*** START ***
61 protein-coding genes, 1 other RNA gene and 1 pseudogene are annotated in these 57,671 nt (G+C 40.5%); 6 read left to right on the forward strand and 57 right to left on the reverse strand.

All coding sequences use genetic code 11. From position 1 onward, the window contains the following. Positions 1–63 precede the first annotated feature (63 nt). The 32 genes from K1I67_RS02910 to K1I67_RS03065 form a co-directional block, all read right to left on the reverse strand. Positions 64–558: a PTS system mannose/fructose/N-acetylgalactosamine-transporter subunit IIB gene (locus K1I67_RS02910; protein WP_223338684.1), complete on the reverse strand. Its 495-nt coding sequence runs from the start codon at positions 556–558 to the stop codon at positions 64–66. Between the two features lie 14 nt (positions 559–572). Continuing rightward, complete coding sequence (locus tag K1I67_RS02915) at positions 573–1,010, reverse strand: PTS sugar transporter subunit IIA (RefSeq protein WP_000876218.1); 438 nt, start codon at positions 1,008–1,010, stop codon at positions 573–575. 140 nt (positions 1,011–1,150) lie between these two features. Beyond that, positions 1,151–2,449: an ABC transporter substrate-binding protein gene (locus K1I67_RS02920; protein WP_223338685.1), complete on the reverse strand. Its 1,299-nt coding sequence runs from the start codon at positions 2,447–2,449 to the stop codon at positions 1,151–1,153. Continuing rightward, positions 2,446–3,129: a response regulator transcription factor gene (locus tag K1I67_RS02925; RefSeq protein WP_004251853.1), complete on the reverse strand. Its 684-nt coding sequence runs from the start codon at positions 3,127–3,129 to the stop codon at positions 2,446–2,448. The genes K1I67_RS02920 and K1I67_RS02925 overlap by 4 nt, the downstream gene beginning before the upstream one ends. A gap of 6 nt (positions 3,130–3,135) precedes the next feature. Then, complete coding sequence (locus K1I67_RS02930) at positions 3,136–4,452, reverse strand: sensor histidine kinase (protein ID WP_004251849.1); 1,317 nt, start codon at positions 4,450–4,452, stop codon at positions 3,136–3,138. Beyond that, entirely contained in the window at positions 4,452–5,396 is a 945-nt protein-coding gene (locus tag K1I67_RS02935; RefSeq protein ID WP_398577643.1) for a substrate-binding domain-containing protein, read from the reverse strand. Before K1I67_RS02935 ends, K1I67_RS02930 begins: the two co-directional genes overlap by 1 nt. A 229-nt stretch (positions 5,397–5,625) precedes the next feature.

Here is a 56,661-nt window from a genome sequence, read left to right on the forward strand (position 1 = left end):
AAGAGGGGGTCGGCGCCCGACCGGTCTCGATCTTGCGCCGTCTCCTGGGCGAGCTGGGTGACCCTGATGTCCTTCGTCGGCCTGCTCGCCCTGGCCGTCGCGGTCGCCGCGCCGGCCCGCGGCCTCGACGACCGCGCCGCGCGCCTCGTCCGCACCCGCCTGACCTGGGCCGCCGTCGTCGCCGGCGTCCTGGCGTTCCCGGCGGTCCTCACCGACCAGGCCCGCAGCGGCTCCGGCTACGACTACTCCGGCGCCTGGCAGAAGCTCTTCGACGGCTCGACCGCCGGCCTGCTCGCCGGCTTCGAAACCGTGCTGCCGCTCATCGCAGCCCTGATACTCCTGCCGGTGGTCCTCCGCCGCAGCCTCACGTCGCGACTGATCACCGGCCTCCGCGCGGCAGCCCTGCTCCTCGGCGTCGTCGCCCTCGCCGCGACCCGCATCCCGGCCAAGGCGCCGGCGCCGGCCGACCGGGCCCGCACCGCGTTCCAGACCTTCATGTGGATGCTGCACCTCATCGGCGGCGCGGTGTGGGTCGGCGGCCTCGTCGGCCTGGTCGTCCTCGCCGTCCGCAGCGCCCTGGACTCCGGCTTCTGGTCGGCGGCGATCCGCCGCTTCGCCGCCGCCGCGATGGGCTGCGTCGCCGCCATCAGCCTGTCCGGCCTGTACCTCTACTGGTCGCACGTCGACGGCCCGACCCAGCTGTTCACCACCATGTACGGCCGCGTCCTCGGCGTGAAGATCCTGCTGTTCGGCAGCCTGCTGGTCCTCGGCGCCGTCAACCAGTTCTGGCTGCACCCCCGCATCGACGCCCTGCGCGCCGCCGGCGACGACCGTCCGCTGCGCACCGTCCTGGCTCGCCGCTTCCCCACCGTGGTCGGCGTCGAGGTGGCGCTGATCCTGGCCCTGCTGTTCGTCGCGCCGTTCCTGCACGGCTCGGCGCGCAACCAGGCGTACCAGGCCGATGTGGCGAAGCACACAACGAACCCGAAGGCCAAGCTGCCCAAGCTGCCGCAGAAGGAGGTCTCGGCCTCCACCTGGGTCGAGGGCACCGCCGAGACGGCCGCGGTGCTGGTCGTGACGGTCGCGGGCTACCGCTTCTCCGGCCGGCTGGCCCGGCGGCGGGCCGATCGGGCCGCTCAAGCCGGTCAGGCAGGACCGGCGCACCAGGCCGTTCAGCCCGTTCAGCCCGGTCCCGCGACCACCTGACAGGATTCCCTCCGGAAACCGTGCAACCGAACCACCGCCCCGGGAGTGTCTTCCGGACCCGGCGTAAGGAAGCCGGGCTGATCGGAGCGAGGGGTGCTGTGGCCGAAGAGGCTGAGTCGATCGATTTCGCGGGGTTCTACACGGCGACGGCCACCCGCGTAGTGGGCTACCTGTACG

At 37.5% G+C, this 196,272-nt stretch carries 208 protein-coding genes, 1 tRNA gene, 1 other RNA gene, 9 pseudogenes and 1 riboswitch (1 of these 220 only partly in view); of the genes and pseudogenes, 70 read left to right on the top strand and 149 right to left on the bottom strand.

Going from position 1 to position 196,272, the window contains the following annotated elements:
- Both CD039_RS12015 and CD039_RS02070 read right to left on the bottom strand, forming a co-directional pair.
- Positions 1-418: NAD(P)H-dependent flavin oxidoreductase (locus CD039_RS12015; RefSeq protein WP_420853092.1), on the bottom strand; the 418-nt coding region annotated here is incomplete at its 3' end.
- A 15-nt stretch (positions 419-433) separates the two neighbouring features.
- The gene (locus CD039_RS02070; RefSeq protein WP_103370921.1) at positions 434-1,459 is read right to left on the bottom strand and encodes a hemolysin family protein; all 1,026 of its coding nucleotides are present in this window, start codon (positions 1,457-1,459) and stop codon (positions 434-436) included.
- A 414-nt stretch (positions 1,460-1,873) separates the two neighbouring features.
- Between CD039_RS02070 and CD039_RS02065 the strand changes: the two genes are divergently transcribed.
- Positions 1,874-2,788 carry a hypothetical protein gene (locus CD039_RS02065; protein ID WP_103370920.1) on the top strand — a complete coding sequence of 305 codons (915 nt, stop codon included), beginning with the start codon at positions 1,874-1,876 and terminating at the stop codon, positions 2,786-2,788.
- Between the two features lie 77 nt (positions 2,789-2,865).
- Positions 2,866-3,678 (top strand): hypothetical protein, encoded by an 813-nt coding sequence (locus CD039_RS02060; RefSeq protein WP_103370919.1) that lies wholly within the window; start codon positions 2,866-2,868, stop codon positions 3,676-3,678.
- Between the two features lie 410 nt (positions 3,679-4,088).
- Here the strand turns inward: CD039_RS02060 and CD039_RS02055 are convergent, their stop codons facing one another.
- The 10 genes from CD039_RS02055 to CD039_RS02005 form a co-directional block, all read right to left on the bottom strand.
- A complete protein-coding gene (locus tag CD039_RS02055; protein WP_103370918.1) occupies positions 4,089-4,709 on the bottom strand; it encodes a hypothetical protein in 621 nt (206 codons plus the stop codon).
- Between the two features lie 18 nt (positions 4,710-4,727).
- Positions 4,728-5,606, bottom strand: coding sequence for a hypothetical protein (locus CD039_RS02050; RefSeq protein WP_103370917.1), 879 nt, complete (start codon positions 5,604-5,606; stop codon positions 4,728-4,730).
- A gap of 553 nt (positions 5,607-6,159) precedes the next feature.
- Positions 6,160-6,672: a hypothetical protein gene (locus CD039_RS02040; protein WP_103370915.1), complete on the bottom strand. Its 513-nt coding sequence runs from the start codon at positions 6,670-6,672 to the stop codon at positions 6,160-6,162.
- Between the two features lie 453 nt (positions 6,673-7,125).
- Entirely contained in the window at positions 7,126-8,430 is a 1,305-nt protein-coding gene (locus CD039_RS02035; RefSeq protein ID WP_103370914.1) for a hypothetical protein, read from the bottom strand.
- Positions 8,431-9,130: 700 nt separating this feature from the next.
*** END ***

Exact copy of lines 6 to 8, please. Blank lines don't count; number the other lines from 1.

Going from position 1 to position 196,272, the window contains the following annotated elements:
- Both CD039_RS12015 and CD039_RS02070 read right to left on the bottom strand, forming a co-directional pair.
- Positions 1-418: NAD(P)H-dependent flavin oxidoreductase (locus CD039_RS12015; RefSeq protein WP_420853092.1), on the bottom strand; the 418-nt coding region annotated here is incomplete at its 3' end.